As George Osborne ploughed through the list of ‘efficiency savings’, it seemed as though he struggled to iterate what he was orchestrating. Almost with a guilty conscience, he reached for his glass of water after every departmental shrinkage plan. The monetary arm of the state is no longer the source of promise that has rescued those trapped on the peripheries of society, it has now turned away. With this it has put the futures of a generation at risk:
- It has forced those who work so diligently to offset their well-earned retirement plans, by increasing the retirement age. This is compounded by a further £3.5 billion worth of contributions that have to be made by public sector workers for their pension schemes.
- The departmental cuts total £46 billion, including 27% from local government, 29% from the environment and 23% from the Home Office.
- It has taken a further £50 a week from those who genuinely claim incapacity benefit, and has stripped another £7 billion from the Welfare budget (the equivalent of £1000 a year from 7 million families) on top of the £11 billion cuts announced previously. Those depending on tax credits and housing benefits will now get a significant amount less or nothing at all.
- 40% cut in Higher Education- stifling the chances of many innovative and bright young people to excel in the world of academia. My thoughts on this are in a previous blog written recently.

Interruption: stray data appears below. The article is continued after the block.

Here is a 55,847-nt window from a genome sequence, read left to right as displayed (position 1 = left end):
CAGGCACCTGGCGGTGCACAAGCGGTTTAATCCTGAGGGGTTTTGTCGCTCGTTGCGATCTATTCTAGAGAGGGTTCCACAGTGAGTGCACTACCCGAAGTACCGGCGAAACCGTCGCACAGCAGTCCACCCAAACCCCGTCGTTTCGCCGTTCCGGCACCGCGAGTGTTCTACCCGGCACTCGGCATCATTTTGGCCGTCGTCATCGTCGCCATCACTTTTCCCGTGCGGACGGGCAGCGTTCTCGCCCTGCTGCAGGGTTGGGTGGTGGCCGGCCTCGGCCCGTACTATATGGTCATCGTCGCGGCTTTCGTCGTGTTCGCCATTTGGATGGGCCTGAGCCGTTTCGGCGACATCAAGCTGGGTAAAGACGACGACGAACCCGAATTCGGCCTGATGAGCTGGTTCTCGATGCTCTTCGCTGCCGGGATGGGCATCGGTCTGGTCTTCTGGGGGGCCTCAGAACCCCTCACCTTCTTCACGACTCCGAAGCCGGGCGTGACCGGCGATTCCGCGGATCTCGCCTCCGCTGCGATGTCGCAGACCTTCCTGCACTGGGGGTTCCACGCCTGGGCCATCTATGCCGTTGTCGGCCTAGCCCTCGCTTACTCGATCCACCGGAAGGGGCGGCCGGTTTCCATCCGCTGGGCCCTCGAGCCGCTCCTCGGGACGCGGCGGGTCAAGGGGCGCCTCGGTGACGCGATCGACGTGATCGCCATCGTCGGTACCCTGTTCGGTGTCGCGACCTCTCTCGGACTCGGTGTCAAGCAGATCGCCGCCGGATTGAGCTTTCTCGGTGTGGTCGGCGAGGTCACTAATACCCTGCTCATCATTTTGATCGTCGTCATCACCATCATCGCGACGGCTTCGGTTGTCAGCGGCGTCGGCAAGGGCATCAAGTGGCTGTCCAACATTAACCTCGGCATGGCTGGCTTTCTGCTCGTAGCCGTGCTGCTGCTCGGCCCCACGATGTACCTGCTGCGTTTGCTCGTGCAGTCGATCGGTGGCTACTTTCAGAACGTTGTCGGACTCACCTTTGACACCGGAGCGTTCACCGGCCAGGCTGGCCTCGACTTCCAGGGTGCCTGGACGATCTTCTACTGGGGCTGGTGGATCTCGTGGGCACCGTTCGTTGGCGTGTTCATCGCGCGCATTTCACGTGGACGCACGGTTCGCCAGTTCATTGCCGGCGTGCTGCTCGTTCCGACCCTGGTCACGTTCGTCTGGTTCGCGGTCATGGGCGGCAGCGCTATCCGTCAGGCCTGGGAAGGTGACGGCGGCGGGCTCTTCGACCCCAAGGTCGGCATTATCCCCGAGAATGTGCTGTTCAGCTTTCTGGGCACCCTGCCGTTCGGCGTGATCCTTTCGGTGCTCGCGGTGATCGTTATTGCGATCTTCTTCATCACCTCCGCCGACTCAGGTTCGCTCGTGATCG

- The Ministry of Defence will face an 8% reduction in funding which equates to the loss of 42,000 army personnel or civil servant jobs over the next five years.
- He announced that the commitment to the renovation and new building of social housing will be cut by 60% over the next four years.
The list is endless. To take £81 billion out of the budget through depreciating government spending in the vital services and help that our society necessitates over the next four years is without question showing a complete disregard for the poorest and most vulnerable in society. It is widening the gulf between the top of the social ladder and the bottom, and it recklessly diminishes the future prospects of those not even born yet. And as the Tory backbenchers praised and cheered their man’s vast Spending Review it got me thinking- this ties in with traditional and recurring Tory principles- to hold the poorest at arm’s length, and let the rich get richer.